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Elections commission recognises Yameen faction as legitimate PPM

The elections commission has decided to recognise a faction led by President Abdulla Yameen as the legitimate Progressive Party of Maldives over a rival faction led by the ruling party’s elected president.



The elections commission has indicated that it recognises a faction led by President Abdulla Yameen as the legitimate Progressive Party of Maldives over a rival faction led by the ruling party’s elected president.

Ahmed Akram, a commission member, said the electoral body will abide by Sunday’s civil court ruling that stripped former President Maumoon Abdul Gayoom of his powers as the party’s leader and handed over control to the incumbent president.

But Akram refused to say which faction’s decisions the commission considers to be legitimate after both sides held council meetings and informed the EC that new secretaries-general have been appointed.

“What we are saying is that in whatever case, as a general rule, the elections commission will work within the laws of the Maldives and we will uphold the decisions and rulings of the judiciary,” he said.

Asked whether the commission intends to take action against the Gayoom faction for defying the civil court order, Akram said: “It is not up to us. It is up to the courts to decide what to do. We are saying that the commission will uphold any decision or ruling of the courts.”

If the high court overturns the controversial order for Yameen to convene the suspended PPM council, Akram added that the commission will act in accordance with the appellate court’s ruling.

The Gayoom faction is preparing to file an appeal in the high court. It also sent a letter to the elections commission on Monday contending that a council meeting presided over by Yameen in the wake of the court order was illegitimate.

The PPM charter only authorises the party’s president to call such meetings and states that the party’s “advisor” – a ceremonial position Yameen assumed after winning the presidency –   has no “active role” in administrative affairs, the letter noted.

But the Yameen faction has argued that the court order was justified by the “special circumstances” that prevailed after Gayoom’s suspension of the governing council brought the party to a standstill.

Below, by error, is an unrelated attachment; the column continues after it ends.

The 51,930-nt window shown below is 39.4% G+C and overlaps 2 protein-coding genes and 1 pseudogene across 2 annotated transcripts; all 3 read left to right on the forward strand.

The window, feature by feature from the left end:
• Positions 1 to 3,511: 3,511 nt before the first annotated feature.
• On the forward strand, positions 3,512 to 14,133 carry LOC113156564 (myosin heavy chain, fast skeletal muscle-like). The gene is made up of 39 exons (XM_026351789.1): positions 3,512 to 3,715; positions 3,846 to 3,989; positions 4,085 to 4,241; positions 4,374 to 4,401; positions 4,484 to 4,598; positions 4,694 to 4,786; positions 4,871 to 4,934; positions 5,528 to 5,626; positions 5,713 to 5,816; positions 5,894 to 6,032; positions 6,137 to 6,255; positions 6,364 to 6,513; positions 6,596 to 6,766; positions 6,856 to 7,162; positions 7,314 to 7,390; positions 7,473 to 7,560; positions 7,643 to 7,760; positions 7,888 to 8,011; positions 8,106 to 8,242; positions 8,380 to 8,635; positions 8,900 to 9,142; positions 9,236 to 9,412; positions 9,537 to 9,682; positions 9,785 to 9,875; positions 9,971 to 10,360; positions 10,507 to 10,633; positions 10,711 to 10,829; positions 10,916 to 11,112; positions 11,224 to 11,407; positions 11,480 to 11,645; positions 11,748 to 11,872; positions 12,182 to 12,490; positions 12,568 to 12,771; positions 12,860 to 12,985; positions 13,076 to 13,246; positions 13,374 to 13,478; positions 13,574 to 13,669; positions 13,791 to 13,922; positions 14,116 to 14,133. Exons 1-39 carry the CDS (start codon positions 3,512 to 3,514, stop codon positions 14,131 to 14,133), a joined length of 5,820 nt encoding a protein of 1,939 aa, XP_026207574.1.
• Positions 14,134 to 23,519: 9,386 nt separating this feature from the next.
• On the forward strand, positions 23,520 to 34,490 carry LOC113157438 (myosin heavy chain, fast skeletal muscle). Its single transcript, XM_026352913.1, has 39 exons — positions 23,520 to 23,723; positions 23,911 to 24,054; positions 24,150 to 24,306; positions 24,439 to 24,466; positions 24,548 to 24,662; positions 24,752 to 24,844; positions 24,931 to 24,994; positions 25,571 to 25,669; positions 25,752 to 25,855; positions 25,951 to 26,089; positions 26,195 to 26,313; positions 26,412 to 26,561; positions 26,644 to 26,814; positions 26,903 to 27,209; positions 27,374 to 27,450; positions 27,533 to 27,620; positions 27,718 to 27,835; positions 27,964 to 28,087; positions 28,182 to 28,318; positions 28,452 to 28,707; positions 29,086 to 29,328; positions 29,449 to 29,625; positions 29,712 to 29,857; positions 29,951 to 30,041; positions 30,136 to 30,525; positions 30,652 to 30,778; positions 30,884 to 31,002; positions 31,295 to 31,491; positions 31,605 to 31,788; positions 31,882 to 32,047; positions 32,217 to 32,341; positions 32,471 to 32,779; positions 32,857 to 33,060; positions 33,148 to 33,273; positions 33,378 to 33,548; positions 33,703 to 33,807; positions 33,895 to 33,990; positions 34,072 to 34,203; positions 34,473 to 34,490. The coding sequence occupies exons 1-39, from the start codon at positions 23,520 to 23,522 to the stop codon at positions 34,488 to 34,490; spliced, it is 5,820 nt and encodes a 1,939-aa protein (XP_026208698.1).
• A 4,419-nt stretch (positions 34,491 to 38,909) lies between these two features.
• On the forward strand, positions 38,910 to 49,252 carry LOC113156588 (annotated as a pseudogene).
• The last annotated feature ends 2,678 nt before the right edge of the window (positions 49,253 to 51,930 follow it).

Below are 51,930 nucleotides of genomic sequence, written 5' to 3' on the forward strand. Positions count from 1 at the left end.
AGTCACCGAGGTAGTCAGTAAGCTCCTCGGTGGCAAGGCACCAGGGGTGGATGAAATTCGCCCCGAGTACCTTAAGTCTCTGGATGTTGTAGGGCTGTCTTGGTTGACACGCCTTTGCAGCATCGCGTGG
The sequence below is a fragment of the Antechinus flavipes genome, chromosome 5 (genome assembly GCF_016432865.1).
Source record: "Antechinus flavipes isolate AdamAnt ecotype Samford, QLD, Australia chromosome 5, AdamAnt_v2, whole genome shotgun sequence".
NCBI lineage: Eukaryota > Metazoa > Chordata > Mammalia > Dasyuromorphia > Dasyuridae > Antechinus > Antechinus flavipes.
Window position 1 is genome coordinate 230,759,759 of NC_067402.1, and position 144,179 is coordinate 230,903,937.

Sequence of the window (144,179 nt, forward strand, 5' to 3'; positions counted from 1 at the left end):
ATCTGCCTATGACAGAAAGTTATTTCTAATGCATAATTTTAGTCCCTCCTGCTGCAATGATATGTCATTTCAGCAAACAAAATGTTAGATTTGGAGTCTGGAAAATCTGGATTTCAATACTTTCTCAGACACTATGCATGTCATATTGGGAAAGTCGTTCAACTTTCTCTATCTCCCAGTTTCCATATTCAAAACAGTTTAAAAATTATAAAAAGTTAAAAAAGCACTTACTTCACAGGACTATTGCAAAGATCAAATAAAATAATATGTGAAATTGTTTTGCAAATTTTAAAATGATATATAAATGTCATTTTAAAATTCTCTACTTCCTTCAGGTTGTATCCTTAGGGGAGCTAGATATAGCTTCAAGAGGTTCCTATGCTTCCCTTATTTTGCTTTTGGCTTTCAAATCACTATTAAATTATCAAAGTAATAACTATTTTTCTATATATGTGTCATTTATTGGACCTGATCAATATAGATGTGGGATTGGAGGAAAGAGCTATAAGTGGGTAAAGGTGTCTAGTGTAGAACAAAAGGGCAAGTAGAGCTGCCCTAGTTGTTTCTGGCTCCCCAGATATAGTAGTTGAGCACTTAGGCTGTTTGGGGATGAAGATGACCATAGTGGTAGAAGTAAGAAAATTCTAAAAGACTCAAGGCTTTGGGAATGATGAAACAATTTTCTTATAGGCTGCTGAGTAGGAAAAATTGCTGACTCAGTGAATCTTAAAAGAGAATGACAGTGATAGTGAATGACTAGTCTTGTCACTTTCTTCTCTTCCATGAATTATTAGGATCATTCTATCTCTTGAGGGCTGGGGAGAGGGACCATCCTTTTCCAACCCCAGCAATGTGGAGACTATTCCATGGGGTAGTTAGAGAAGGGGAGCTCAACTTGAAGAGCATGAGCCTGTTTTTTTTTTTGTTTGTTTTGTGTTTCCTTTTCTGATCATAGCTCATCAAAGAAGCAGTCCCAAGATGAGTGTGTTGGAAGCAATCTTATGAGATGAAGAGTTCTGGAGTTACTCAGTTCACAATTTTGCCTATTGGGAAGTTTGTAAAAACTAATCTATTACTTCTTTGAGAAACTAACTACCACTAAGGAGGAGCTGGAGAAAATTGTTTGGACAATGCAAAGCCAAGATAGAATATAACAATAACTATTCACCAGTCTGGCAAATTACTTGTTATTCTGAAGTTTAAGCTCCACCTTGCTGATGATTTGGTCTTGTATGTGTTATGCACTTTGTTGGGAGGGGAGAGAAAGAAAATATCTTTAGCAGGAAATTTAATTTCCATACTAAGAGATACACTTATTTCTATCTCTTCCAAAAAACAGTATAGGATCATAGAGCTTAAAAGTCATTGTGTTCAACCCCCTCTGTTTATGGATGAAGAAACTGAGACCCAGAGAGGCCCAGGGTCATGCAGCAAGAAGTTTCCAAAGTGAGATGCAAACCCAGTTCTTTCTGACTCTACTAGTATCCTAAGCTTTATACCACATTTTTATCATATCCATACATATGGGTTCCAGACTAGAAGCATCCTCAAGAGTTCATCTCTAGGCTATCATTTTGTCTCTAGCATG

Despite the unresolved question of legitimacy, both factions are meanwhile preparing to field candidates in the upcoming local council elections.

The PPM’s elections committee, which is authorised by the party’s statutes to conduct primaries and award tickets, is controlled by the Gayoom faction.

Ali Rasheed, a member of the PPM’s elections committee, announced yesterday that the deadline for accepting candidacy forms has been extended to October 23.

“We have also heard of other people accepting forms,” said Rasheed, appearing alongside the Gayoom faction’s secretary-general Abdul Aleem at a press conference Tuesday afternoon.

“But we have no knowledge of any other party office. This is the main office. All the elections committee work is being done here, so all general members must submit forms to this office.”

Rasheed said more than 250 members have registered so far to seek the party’s ticket for the January 14 polls.

The Yameen faction has meanwhile set up a campaign office at the state-owned Dharubaaruge convention centre.

MP Abdulla Khaleel, who was appointed secretary-general at Sunday night’s council meeting presided over by Yameen, told the press yesterday that interested candidates will be invited to submit applications in the near future.

The PPM split was triggered in June by Gayoom’s refusal to endorse his half-brother for the 2018 presidential election and intensified when MP Ahmed Faris Maumoon was expelled for voting against a government-sponsored bill at his father’s behest.

After accusing ruling party MPs of facilitating corruption and undermining democratic reforms he initiated, Gayoom then suspended the PPM council and launched an agenda to reform the PPM.

Sunday’s ruling came after two PPM MPs petitioned the court to order Gayoom to lift the suspension of the council, a majority of which is controlled by Yameen’s loyalists. But the court instead declared Gayoom unfit for leadership and ordered Yameen to reconvene the council.

Shortly after the judgment was delivered, Gayoom convened an emergency meeting of the council with his supporters and announced that he would appeal the civil court’s “unacceptable” judgment.

Hours later, Yameen also called a meeting of the PPM council, which decided to put the president in charge of the PPM until the party’s next national congress.

MP Abdul Raheem Abdulla, who was restored as the party’s vice president after he was sacked by Gayoom, told the press after the council meeting that Yameen faction was “the real PPM.”

“I am repeatedly telling you that those behind President Yameen is the real PPM. Seventy percent of the party’s council is with President Yameen and the parliamentary group, too,” he said.

“What is going on inside PPM office now is not legal. It is regrettable that [Gayoom] has chosen to disobey the court order.”